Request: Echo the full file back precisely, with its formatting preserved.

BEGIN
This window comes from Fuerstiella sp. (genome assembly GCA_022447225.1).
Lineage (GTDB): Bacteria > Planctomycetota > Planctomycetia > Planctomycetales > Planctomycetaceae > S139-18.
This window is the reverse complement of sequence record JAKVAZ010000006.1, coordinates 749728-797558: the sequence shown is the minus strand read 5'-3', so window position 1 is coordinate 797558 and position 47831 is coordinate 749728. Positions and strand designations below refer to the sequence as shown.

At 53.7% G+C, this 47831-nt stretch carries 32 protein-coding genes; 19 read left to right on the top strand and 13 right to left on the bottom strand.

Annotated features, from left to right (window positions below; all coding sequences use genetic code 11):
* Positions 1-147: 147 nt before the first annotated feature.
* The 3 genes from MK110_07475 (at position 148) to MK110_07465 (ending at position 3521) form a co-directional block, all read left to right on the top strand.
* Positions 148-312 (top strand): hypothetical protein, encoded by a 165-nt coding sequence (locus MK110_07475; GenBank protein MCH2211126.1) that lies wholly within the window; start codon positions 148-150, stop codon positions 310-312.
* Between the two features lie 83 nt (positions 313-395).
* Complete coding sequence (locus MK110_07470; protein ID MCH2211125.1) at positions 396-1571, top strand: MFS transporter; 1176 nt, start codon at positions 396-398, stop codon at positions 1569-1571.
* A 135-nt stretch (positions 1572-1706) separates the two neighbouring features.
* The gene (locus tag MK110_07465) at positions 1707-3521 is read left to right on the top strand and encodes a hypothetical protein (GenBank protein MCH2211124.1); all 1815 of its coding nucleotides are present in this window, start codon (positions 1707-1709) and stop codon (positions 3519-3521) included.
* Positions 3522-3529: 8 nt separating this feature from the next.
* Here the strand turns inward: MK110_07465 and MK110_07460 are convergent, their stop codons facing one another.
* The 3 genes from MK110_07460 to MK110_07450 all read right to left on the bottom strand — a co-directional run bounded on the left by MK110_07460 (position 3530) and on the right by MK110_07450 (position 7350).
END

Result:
This window comes from Fuerstiella sp. (genome assembly GCA_022447225.1).
Lineage (GTDB): Bacteria > Planctomycetota > Planctomycetia > Planctomycetales > Planctomycetaceae > S139-18.
This window is the reverse complement of sequence record JAKVAZ010000006.1, coordinates 749728-797558: the sequence shown is the minus strand read 5'-3', so window position 1 is coordinate 797558 and position 47831 is coordinate 749728. Positions and strand designations below refer to the sequence as shown.

At 53.7% G+C, this 47831-nt stretch carries 32 protein-coding genes; 19 read left to right on the top strand and 13 right to left on the bottom strand.

Annotated features, from left to right (window positions below; all coding sequences use genetic code 11):
* Positions 1-147: 147 nt before the first annotated feature.
* The 3 genes from MK110_07475 (at position 148) to MK110_07465 (ending at position 3521) form a co-directional block, all read left to right on the top strand.
* Positions 148-312 (top strand): hypothetical protein, encoded by a 165-nt coding sequence (locus MK110_07475; GenBank protein MCH2211126.1) that lies wholly within the window; start codon positions 148-150, stop codon positions 310-312.
* Between the two features lie 83 nt (positions 313-395).
* Complete coding sequence (locus MK110_07470; protein ID MCH2211125.1) at positions 396-1571, top strand: MFS transporter; 1176 nt, start codon at positions 396-398, stop codon at positions 1569-1571.
* A 135-nt stretch (positions 1572-1706) separates the two neighbouring features.
* The gene (locus tag MK110_07465) at positions 1707-3521 is read left to right on the top strand and encodes a hypothetical protein (GenBank protein MCH2211124.1); all 1815 of its coding nucleotides are present in this window, start codon (positions 1707-1709) and stop codon (positions 3519-3521) included.
* Positions 3522-3529: 8 nt separating this feature from the next.
* Here the strand turns inward: MK110_07465 and MK110_07460 are convergent, their stop codons facing one another.
* The 3 genes from MK110_07460 to MK110_07450 all read right to left on the bottom strand — a co-directional run bounded on the left by MK110_07460 (position 3530) and on the right by MK110_07450 (position 7350).